This week, OnePlus, the smartphone company known for its Never Settle attitude revealed that it would be merging with its sister-brand Oppo.
This felt like a huge change, and it’s been on the cards for a while, as OnePlus recently began utilizing Oppo’s ColorOS software on new Chinese phones instead of its own OxygenOS.
“This is a future turning moment for OnePlus,” CEO Pete Lau stated in a post on the OnePlus Forum. “This transformation will be great for our community and users.” We will have additional resources to build a better product for you as a result of this greater connection with Oppo.
That last phrase got me thinking: can this merger finally fix one of the most glaring issues I’ve encountered with practically every OnePlus phone I’ve reviewed? What’s the difference between the OnePlus 9 and the OnePlus 9 Pro?OnePlus flagships have always been let down by their cameras. Each year, OnePlus has attempted to address this, and while there have been improvements, the devices’ photographic capabilities haven’t always been on par with the top camera phones on the market.
The OnePlus 9 Pro was the largest step in the right direction. OnePlus collaborated with Hasselblad, a photographic icon, to fine-tune the colors and improve the ultra-wide lens. To some extent, it worked, but it wasn’t quite up to par with the greatest.
This might all change with the Oppo integration, and it appears to be the best chance yet to obtain a true flagship camera experience on a OnePlus device.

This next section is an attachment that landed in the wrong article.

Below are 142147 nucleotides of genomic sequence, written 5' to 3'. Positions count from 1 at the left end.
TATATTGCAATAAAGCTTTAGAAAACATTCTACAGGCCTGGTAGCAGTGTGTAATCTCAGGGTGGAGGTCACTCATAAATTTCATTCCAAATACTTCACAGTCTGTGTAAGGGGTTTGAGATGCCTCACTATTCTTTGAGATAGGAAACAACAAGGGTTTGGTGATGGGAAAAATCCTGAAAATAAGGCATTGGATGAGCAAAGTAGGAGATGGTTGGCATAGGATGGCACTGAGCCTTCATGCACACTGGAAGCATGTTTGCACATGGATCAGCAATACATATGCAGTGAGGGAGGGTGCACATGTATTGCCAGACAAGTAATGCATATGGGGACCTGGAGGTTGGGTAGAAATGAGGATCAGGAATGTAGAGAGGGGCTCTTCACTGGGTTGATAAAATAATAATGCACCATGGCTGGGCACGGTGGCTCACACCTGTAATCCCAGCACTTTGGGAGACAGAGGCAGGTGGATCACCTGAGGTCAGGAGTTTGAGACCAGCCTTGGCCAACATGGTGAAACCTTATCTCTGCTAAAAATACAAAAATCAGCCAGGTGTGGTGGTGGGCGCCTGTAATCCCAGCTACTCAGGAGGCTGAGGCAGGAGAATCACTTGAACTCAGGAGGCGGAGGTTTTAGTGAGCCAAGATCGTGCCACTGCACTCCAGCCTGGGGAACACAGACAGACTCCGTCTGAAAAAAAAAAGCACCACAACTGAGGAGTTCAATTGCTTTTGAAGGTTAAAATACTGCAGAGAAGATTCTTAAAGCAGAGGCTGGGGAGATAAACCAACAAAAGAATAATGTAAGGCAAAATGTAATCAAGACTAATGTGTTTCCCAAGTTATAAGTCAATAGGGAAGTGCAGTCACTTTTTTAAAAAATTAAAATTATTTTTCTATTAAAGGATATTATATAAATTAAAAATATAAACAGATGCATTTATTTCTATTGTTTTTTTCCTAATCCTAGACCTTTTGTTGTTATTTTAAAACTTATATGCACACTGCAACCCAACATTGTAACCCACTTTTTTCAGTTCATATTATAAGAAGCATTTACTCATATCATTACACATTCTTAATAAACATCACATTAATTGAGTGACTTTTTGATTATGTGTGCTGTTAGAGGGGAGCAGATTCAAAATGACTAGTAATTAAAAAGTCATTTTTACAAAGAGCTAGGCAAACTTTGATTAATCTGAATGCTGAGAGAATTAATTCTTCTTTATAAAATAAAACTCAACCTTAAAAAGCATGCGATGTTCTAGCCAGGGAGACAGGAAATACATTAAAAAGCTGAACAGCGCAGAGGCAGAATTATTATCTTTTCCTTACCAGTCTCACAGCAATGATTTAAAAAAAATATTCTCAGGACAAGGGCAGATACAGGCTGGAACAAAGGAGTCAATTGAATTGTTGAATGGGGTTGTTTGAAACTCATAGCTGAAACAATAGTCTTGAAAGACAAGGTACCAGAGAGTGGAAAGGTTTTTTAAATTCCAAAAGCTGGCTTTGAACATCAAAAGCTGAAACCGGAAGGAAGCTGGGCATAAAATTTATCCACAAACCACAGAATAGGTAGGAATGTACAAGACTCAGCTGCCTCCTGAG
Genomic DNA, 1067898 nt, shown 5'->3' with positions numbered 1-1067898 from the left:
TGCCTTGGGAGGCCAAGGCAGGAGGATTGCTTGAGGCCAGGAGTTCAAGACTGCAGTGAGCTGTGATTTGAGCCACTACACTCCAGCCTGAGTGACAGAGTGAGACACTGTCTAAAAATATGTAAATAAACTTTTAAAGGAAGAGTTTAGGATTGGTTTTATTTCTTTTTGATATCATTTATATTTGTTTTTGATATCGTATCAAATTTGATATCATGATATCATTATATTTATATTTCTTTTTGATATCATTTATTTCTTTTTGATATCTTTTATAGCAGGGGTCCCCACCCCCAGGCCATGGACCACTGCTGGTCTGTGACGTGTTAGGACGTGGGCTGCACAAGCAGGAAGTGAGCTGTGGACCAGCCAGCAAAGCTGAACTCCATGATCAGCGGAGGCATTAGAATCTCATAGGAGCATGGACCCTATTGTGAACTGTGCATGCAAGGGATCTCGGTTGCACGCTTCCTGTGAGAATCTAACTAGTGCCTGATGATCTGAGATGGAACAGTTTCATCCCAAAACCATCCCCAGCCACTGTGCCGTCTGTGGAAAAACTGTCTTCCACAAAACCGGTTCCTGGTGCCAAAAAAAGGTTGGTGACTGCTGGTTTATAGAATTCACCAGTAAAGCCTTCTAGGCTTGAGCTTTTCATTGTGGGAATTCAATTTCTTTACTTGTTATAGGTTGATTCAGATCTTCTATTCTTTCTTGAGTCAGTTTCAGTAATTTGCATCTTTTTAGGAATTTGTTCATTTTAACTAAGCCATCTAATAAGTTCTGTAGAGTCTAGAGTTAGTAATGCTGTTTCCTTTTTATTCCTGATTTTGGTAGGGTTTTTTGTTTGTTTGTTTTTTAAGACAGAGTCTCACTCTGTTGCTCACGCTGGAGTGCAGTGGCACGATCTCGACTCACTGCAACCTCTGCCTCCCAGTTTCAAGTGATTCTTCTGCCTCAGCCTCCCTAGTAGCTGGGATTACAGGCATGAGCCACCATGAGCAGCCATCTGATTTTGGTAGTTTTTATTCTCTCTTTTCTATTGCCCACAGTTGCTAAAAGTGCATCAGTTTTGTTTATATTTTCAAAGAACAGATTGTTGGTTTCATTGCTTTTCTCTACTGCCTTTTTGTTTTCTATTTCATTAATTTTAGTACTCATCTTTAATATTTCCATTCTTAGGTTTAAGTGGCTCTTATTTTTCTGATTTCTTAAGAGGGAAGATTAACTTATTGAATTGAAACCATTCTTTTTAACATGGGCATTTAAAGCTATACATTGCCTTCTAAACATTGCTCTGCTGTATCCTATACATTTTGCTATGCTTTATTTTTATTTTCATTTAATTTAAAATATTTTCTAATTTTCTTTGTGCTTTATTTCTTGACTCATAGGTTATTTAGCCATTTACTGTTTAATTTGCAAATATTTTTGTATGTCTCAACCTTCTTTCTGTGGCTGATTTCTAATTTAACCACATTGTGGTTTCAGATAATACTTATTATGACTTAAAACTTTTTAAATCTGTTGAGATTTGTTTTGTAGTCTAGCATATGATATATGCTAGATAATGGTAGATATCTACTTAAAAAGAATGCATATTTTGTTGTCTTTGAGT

“OnePlus and Oppo are two completely separate companies,” a OnePlus official explained to me three years ago. “Research and development, financing, sales channels, daily operations, and so on are all run independently. Both parties have some investors in common. Oppo leases OnePlus’ production line, and the two companies share some supply chain resources.”
OnePlus will continue to operate autonomously, despite the increased cooperation with Oppo, according to Lau. However, he hasn’t specified what will be incorporated, and considering the similarities between the two businesses’ products, it’s unclear what this will imply for customers. OnePlus, according to Lau, would continue to run its own events.
If you’re a fan of OnePlus, however, the closer ties aren’t necessarily a negative thing. The business has largely abandoned its “flagship killer” roots, today competing at the high end with pricey “Pro” phones while also producing a range of low-to-mid-priced Nord devices. Oppo, on the other hand, releases considerably more phones every year (mainly in Asia), but its high-end flagships are just as good as OnePlus’. So far this year, my favorite phone is the Find X3 Pro.
OnePlus has always been affiliated with Oppo behind the scenes, whether they confess it or not. The key difference here is that OnePlus is now expressing it out loud, while also tightening the relationship. Future OnePlus phones will still run OxygenOS, according to Android Authority, providing them a distinct advantage over Oppo phones that utilize ColorOS. Although these are both Android versions, their visual appearances are vastly different.
However, Oppo makes some of the greatest phones on the market, and if this relationship allows OnePlus to create even better smartphones, it will be a win-win situation for everyone.